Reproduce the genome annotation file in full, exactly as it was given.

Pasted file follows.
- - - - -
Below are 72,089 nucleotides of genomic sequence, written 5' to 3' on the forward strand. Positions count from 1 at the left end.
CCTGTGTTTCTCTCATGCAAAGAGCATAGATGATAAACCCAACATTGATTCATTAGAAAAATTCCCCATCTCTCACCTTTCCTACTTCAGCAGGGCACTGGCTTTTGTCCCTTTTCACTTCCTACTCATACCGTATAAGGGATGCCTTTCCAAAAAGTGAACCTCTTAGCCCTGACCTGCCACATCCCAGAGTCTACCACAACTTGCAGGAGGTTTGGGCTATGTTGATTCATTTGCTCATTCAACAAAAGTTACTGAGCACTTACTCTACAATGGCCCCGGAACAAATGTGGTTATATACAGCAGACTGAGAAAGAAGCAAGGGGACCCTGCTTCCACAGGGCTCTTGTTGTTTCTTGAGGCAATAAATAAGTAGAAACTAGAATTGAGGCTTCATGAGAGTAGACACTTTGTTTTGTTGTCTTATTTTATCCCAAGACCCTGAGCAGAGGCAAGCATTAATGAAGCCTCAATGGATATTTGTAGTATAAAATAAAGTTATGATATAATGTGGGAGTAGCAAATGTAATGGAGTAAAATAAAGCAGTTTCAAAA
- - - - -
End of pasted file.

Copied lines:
Below are 72,089 nucleotides of genomic sequence, written 5' to 3' on the forward strand. Positions count from 1 at the left end.
CCTGTGTTTCTCTCATGCAAAGAGCATAGATGATAAACCCAACATTGATTCATTAGAAAAATTCCCCATCTCTCACCTTTCCTACTTCAGCAGGGCACTGGCTTTTGTCCCTTTTCACTTCCTACTCATACCGTATAAGGGATGCCTTTCCAAAAAGTGAACCTCTTAGCCCTGACCTGCCACATCCCAGAGTCTACCACAACTTGCAGGAGGTTTGGGCTATGTTGATTCATTTGCTCATTCAACAAAAGTTACTGAGCACTTACTCTACAATGGCCCCGGAACAAATGTGGTTATATACAGCAGACTGAGAAAGAAGCAAGGGGACCCTGCTTCCACAGGGCTCTTGTTGTTTCTTGAGGCAATAAATAAGTAGAAACTAGAATTGAGGCTTCATGAGAGTAGACACTTTGTTTTGTTGTCTTATTTTATCCCAAGACCCTGAGCAGAGGCAAGCATTAATGAAGCCTCAATGGATATTTGTAGTATAAAATAAAGTTATGATATAATGTGGGAGTAGCAAATGTAATGGAGTAAAATAAAGCAGTTTCAAAA